An ambulance leaves the bomb site (file image)
Three people were killed in the bombing of a Jehovah's Witnesses meeting in India. Image by AP PHOTO

Indian bombing turned into Israel-Hamas propaganda

Nik Dirga December 7, 2023

Jews in an Indian city were targeted in a bomb attack following the appearance of a former Hamas chief at a rally.


False. A meeting of Jehovah’s Witnesses was bombed, with a former member arrested in connection. Jewish people were not targeted.

A deadly bombing in India is being misrepresented as linked to the Israel-Hamas conflict, with claims Jews living there were targeted in the attack.

This is false. A meeting of Jehovah’s Witnesses in the state of Kerala was attacked on October 29, allegedly by a disgruntled former member of the religious group.

The man has since confessed to the bombing which killed three people, according to media reports including the BBC and Reuters.

There is no link to the Middle East conflict or any suggestions Jewish people were targeted.

Within hours of the attack, social media users began making claims the blast hit Kerala “where Jews live” in Kalamassery and were quickly shared on Facebook.

In the weeks since it has also circulated among the Indian community in Australia. 

A screenshot of one of the Facebook posts.
 Social media posts are spreading misinformation about a bombing in India. 

Many claimed the incident was specifically targeting Jews, as seen here and here.

Multiple posts also made links to former Hamas leader Khaled Mashaal, who virtually addressed a pro-Palestine rally in Kerala several hours before the blast.

Some posts imply or claim there was a connection to the bombing, as seen here, here and here.

Dominic Martin confessed to the Kerala attack within 24 hours and surrendered to police, stating in a video he was a former member who felt the Jehovah’s Witnesses’ “teachings were dangerous to the country”.

He also recorded videos of himself testing explosive devices, The Times of India reported.

News accounts in India of Martin’s arrest make no mention of any links to the Jewish community or Hamas, as seen here, here, here, here, and here.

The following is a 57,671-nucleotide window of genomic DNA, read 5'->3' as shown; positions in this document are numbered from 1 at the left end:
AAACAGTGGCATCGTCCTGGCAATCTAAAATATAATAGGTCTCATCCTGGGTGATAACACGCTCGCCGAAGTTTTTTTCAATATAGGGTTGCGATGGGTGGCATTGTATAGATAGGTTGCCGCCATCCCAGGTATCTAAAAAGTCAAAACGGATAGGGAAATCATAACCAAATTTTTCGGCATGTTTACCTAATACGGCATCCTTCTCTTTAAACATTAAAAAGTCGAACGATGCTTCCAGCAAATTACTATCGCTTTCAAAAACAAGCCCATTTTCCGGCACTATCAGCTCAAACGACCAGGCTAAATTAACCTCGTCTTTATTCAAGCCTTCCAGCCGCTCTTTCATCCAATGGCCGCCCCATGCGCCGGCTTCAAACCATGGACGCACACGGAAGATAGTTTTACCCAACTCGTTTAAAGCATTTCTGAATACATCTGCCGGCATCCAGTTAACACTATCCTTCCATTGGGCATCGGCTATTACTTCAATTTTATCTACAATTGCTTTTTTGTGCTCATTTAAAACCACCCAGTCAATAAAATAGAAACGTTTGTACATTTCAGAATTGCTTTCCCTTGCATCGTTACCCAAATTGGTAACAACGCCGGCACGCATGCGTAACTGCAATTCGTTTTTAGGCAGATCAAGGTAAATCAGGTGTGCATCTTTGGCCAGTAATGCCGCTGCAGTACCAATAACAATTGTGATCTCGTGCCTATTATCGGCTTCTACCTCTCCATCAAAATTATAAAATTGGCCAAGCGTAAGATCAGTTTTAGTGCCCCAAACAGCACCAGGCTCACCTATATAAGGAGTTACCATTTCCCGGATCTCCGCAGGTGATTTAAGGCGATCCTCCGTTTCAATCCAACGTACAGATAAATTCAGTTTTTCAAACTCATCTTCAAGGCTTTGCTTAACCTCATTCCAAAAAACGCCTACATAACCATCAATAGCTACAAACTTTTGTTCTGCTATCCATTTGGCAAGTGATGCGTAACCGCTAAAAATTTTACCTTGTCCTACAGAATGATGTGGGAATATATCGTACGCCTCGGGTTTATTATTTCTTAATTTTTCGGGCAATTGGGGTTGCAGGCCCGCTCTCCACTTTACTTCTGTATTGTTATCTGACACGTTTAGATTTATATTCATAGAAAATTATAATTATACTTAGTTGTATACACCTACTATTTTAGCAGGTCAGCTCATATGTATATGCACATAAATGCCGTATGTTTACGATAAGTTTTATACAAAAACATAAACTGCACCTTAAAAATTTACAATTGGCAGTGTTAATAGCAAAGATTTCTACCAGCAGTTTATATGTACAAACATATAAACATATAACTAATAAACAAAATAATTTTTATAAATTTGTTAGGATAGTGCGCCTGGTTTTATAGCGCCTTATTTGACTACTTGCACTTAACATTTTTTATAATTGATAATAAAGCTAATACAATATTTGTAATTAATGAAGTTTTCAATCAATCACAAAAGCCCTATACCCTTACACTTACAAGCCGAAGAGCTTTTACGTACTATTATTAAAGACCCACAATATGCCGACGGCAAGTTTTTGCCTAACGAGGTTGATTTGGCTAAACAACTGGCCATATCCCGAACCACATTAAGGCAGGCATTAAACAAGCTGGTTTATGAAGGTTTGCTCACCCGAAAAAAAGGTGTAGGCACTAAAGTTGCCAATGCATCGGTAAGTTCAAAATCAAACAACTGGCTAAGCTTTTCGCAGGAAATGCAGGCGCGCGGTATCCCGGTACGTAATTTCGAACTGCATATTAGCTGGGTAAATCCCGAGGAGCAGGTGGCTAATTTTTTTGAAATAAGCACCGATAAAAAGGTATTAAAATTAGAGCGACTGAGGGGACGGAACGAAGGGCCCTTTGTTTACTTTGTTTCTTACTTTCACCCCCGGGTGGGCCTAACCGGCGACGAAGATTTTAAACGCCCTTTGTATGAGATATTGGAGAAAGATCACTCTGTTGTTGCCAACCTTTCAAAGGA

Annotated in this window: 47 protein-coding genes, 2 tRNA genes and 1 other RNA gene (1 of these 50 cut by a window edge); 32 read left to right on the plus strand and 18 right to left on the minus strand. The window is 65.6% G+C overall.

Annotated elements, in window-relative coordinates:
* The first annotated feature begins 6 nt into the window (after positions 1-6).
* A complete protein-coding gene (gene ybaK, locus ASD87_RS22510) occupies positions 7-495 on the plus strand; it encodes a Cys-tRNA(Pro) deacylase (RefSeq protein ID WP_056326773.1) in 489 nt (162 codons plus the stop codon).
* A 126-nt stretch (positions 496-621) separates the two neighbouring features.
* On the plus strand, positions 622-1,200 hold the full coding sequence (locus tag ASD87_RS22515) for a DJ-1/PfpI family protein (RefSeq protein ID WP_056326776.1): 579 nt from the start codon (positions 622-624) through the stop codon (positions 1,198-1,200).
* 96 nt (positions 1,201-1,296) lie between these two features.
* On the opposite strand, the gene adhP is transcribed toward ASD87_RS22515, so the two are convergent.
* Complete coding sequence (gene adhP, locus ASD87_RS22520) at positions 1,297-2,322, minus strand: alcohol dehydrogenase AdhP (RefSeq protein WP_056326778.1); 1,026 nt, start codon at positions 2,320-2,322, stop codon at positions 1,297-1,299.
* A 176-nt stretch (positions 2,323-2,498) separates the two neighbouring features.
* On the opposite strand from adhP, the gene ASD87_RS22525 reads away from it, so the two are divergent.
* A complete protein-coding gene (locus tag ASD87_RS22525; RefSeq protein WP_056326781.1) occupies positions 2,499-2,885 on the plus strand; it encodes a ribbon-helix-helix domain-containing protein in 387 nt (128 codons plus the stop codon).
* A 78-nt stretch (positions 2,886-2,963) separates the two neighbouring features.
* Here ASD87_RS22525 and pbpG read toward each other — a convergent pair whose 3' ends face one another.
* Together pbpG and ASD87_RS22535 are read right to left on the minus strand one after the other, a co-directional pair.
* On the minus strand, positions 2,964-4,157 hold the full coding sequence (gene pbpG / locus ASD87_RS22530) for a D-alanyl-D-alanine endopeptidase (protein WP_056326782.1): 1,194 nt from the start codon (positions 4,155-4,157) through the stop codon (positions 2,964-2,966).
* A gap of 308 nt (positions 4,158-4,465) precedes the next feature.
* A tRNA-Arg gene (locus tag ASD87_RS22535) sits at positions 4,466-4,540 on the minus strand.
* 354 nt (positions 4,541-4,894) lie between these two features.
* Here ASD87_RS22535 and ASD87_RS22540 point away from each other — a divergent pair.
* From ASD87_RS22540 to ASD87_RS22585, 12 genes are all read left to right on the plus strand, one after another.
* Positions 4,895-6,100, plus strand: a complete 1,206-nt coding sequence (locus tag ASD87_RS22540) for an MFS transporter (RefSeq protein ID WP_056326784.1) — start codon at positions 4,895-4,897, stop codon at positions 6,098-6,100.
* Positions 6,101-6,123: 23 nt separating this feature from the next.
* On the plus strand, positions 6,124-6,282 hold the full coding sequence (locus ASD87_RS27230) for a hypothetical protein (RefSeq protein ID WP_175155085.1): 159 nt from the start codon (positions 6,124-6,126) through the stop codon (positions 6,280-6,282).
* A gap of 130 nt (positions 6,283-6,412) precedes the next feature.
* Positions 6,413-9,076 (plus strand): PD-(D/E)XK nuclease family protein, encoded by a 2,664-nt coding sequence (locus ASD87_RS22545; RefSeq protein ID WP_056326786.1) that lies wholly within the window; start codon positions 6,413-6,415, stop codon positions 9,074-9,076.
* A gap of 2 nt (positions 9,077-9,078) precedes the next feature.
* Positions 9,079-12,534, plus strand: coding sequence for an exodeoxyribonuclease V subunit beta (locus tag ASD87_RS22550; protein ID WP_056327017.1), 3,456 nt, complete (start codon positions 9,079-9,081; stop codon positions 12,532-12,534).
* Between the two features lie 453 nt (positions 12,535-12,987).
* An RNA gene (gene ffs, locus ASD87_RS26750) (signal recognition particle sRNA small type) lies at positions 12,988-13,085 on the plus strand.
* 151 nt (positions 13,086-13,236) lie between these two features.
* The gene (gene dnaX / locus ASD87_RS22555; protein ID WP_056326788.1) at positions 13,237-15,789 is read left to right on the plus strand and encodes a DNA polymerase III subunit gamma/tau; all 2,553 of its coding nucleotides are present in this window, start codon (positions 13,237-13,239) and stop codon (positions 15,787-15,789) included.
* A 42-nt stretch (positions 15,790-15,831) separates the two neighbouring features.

The Jehovah’s Witnesses Christian sect has no connection to the Jewish faith. 

Misinformation about the attack spread quickly, amplified by Indian government minister Rajeev Chandrasekhar, who wrote on X (formely Twittter) that “in Kerala open calls by Terrorist Hamas for Jihad is causing attacks and bomb blasts on innocent christians (sic)”.

Police reportedly opened an investigation into his post over allegations he had stirred religious hatred on social media.

India’s Prime Minister Narendra Modi (file image)
 Critics claim religious intolerance has increased under Prime Minister Narendra Modi’s leadership. 

There have been concerns about a rise in Islamophobia in India under Hindu nationalist leader Narendra Modi.

Reporters in India have also debunked claims of any links between the bombing and conflict in the Middle East.

“Kalamassery has no Jewish population and has nothing to do with Israel,” South First reporter K A Shaji wrote in a piece, noting there were “fake narrative” attempts “to project the explosion as part of jihad”.

An article from 2016 on the Haaretz website claimed only 26 Jews were then living in the Kerala city of Kochi, of which Kalamassery is a suburb.

Other Indian news sites have also called out the misinformation about the bombing, as seen here, here and here.

Harish Nair, India’s managing editor of fact-checking organisation Fact Crescendo, told AAP FactCheck the claim was false.

Nair confirmed details with local police and also said there is no Jewish community in the Kalamassery area.

He also said there was no suggestion locally that the attack was connected to the virtual appearance of Mashaal, which he said happened some 150km away.

Dheeshma Puzhakkal, the principal correspondent at India Today Fact Check, also said the claim was false.

She too confirmed there was no Jewish population in the area and no evidence to link the attack to Mashaal’s speech.

The Verdict

The claim Jews were targeted in an October 29 bombing in India is false. 

A Jehovah’s Witnesses meeting was bombed, leaving three dead, but a disgruntled member of the group has reportedly confessed and been arrested. 

There is no suggestion of a link to a virtual meeting by a former Hamas leader shortly before the blast.

False – The claim is inaccurate.

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